I've heard stuff like what was on that video for quite a while now, and I'm not saying if it is true or false, HOWEVER, is there no conclusive book with factual evidence all sumised nicely for us? Or anything like that at all?
And if there IS, then where is it and why isn't it being shoved in the face of christians?
0 Replies
 
Walter Hinteler
 
  1  
Reply Tue 6 Jan, 2009 02:56 pm
@Foxfyre,
I do say that are wrong, but I donÄt claim to be more educated than you, especially, since I didn't study so many different as you did and I didn't teach them, too.

To be honest: it's about 45 years since I last really was engaged in this subject (in the 11, at grammar school - I tried to avoid ancient history as much as possible at university since my Latin isn't the best), and so I had to look it up again to get the facts right.

Foxfyre wrote:
The question related to Christian persecutions which stopped under Constantine, and I didn't think any of that other stuff was really pertinent to the question.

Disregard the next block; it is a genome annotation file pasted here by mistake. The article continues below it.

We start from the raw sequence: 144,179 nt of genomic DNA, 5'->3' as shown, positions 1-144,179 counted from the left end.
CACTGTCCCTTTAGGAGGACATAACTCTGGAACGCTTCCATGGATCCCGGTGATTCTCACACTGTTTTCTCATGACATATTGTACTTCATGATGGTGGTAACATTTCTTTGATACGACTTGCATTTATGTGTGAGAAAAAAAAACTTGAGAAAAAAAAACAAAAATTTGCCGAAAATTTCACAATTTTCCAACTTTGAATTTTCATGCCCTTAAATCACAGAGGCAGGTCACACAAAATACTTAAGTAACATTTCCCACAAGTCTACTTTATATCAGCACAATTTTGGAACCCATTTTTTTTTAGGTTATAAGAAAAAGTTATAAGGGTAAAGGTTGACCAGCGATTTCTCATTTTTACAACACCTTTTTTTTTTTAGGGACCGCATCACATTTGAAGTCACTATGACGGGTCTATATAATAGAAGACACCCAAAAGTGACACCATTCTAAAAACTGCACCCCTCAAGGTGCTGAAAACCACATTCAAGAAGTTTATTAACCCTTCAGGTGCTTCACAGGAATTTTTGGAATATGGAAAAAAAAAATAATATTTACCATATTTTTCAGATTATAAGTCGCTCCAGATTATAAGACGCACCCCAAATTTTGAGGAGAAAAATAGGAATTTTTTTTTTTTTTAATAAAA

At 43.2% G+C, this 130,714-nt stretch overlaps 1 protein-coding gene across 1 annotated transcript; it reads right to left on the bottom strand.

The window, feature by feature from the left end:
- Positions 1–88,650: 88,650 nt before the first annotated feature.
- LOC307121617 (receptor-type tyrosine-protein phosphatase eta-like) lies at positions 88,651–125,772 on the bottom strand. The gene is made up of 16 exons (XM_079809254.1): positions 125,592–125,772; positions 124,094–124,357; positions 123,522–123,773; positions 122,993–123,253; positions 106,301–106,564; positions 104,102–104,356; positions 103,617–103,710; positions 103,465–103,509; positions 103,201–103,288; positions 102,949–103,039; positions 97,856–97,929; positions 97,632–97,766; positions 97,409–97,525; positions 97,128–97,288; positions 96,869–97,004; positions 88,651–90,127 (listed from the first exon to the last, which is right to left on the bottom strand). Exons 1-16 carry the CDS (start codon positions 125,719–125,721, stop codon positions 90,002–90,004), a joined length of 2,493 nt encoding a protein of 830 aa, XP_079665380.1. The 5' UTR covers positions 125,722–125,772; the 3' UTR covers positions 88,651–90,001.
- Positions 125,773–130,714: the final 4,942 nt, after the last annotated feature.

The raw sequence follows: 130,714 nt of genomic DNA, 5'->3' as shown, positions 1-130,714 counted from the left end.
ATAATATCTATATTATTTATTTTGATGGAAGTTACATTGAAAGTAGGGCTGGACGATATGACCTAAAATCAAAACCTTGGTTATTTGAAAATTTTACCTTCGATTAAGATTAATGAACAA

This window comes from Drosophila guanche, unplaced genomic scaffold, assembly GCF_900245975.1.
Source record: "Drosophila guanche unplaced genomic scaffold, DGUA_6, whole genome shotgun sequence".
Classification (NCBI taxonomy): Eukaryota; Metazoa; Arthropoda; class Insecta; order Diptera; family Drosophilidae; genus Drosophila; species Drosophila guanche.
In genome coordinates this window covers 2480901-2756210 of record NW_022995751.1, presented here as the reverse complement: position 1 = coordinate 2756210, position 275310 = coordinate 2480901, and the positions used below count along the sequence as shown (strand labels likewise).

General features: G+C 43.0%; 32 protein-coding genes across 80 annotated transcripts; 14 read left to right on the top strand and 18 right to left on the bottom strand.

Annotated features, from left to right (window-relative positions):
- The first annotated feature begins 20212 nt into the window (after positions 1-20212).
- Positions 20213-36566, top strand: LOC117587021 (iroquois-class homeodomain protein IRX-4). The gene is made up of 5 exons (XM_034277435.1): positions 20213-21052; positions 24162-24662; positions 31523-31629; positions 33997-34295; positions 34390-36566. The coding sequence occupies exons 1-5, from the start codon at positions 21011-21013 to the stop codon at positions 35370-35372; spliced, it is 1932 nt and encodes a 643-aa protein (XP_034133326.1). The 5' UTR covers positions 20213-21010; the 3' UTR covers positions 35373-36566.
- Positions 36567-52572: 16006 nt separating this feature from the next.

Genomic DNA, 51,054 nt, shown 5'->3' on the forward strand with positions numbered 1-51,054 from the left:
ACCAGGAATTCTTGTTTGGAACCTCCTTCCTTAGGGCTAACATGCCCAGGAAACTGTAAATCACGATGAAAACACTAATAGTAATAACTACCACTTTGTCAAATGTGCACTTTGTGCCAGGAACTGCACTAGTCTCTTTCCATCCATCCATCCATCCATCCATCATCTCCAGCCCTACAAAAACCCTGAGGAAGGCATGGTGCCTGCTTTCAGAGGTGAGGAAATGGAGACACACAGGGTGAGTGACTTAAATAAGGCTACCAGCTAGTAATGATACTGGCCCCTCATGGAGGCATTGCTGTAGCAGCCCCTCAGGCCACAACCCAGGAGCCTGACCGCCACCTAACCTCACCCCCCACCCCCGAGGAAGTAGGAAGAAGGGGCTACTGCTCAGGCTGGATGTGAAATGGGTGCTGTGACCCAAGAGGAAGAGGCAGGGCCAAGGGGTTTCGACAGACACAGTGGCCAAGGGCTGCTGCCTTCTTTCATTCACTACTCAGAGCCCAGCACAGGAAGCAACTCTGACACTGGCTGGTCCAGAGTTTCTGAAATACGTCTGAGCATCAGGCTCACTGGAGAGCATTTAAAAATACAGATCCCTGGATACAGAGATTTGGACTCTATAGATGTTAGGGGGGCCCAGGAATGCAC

And what about De Mortibus Persecutorum?
0 Replies
 
Diest TKO
 
  2  
Reply Tue 6 Jan, 2009 06:40 pm
I'm still interested in the original post/question.

Fox seems to think that Christianity is pure; no borrowing.
Foxfyre wrote:
I don't think ANY of Christianity is based on Paganism.
But of course she believe this. It would be a very threatening thing to have to acknowledge that Christianity may not be EXACTLY what she thinks it is, dare I say worse--what other's think it is. This insecurity shows it's head when she declares stalemate between her opinion and the record of history.

I am mildly alarmed that she teaches some of this stuff.

T
K
O
The Pentacle Queen
 
  1  
Reply Tue 6 Jan, 2009 08:24 pm
@Diest TKO,
Yeah. YEAH.
0 Replies
 
Cycloptichorn
 
  1  
Reply Tue 6 Jan, 2009 08:32 pm
@Diest TKO,
Spot on.

Cycloptichorn
0 Replies
 
rosborne979
 
  1  
Reply Tue 6 Jan, 2009 08:34 pm
@Diest TKO,
Agreed.
0 Replies
 
mstressman
 
  1  
Reply Tue 6 Jan, 2009 09:24 pm
@Foxfyre,
"God who knew of those other legends and cleverly used the concept to introduce Himself to an unsuspecting world?" twisted!